Franciszek Nowicki

Franciszek Henryk Siła-Nowicki (29 January 1864, in Kraków, Austrian Empire – 3 September 1935, in Zawoja, Poland) was a Young Poland poet, a mountaineer, socialist activist, and designer of the Orla Perć (Eagle's Path) High Tatras mountain trail.

Franciszek Sila-Nowicki
Franciszek Henryk Siła-Nowicki


Franciszek Nowicki was the son of Maksymilian Nowicki — a zoologist and pioneer Polish conservationist — and Antonina Kasparek, sister of Franciszek Kasparek, professor of international law, rector of Kraków University, and founder of the first chair in international law in Poland.

As a university student, Nowicki co-edited (with Kazimierz Tetmajer, Andrzej Niemojewski, Artur Górski and others) a socialist-leaning journal, Ognisko (Focus). Some years later, he co-founded the Polish Socialist-Democratic Party (Polska Partia Socjalistyczno-Demokratyczna). From 1894 he taught at a secondary school (gimnazjum).

On February 5, 1901, Nowicki proposed to Towarzystwo Tatrzańskie (the Tatras Society) the building of Orla Perć (the Eagle's Trail), which was partly realized in 1903-07. In 1902 he climbed to the then-as-yet-unnamed Przełęcz Nowickiego (Nowicki's Pass) in the Buczynowe Turnie Tatras peaks.

In 1924 Nowicki retired from teaching, and in 1934 he became an honorary member of the Polish Writers' Union (Związek Zawodowy Literatów Polskich).


Nowicki published poems and stories and, in 1891, his sole little volume of Poems (Poezje), comprising two parts: "The Tatras" ("Tatry") and "Songs of Time" ("Pieśni czasu"). He also translated from German, e.g., Goethe's idyll of Hermann and Dorothea. He ceased writing poetry following an unhappy romantic involvement.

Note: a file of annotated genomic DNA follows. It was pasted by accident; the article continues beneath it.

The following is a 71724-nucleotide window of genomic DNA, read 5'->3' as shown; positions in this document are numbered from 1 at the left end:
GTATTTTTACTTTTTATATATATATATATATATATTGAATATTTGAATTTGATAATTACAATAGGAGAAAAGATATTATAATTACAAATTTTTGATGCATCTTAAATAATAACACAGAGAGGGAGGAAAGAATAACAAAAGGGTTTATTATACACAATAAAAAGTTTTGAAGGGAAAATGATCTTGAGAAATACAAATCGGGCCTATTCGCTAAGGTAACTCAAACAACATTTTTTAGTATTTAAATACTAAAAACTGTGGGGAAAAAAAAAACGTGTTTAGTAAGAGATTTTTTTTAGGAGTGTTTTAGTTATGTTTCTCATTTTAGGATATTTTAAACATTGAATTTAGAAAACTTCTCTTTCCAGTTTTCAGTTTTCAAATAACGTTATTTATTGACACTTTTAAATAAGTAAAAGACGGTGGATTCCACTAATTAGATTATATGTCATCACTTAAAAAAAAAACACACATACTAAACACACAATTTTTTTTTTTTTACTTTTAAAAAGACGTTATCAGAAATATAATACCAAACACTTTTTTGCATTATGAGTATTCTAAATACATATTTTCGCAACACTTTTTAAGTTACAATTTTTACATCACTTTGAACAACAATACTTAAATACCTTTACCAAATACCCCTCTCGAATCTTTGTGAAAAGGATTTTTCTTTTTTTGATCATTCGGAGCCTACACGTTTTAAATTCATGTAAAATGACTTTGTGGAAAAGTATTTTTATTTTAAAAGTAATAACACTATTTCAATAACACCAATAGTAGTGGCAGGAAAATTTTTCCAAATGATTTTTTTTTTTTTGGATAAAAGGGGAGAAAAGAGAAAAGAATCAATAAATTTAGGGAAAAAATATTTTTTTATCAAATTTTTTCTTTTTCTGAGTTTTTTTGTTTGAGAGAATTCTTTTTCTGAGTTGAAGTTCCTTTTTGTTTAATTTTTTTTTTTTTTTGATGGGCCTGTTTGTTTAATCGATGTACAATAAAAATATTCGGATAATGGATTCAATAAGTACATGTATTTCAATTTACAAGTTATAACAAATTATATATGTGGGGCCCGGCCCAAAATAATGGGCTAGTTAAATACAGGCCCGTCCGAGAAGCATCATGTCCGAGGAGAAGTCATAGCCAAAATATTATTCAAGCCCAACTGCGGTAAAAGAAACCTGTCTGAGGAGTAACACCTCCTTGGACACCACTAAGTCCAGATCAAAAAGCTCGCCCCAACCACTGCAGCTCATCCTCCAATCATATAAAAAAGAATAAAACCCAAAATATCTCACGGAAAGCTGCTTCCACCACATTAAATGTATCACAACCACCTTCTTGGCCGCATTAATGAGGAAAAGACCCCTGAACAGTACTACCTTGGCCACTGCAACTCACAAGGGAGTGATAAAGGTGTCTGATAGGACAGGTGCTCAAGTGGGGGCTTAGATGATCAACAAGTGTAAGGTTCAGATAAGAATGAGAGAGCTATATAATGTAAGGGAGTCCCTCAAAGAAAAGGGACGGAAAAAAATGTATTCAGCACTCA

See also


External links


Franciszek (Polish: [franˈt͡ɕiʂɛk]) is a masculine given name of Polish origin (female form Franciszka). It is a cognate of Francis, Francisco, François, and Franz. People with the name include:

Edward Pfeiffer (Franciszek Edward Pfeiffer) (1895–1964), Polish general officer; recipient of the Order of Virtuti Militari

Franciszek Alter (1889–1945), Polish general officer during WWII

Franciszek and Magdalena Banasiewicz (fl. mid-20th century), Polish couple who hid and rescued 15 Jews during the Holocaust

Franciszek Antoni Kwilecki (1725–1794), Polish nobleman, statesman, and ambassador

Franciszek Armiński (1789–1848), Polish astronomer

Franciszek Bieliński (1683–1766), Polish politician and statesman

Franciszek Blachnicki (1921–1987), Polish man who started The Light-Life Movement (Światło-Zycie) as a Catholic association

Franciszek Błażej (1907–1951), Polish military officer and anticommunist resistance fighter

Franciszek Bohomolec (1720–1784), Polish dramatist, linguist, and theatrical reformer

Franciszek Bronikowski (1906–1964), Polish Olympic rower

Franciszek Bukaty (1747–1797), Polish diplomat

Franciszek Cebulak (1906–1960), Polish Olympic football (soccer) player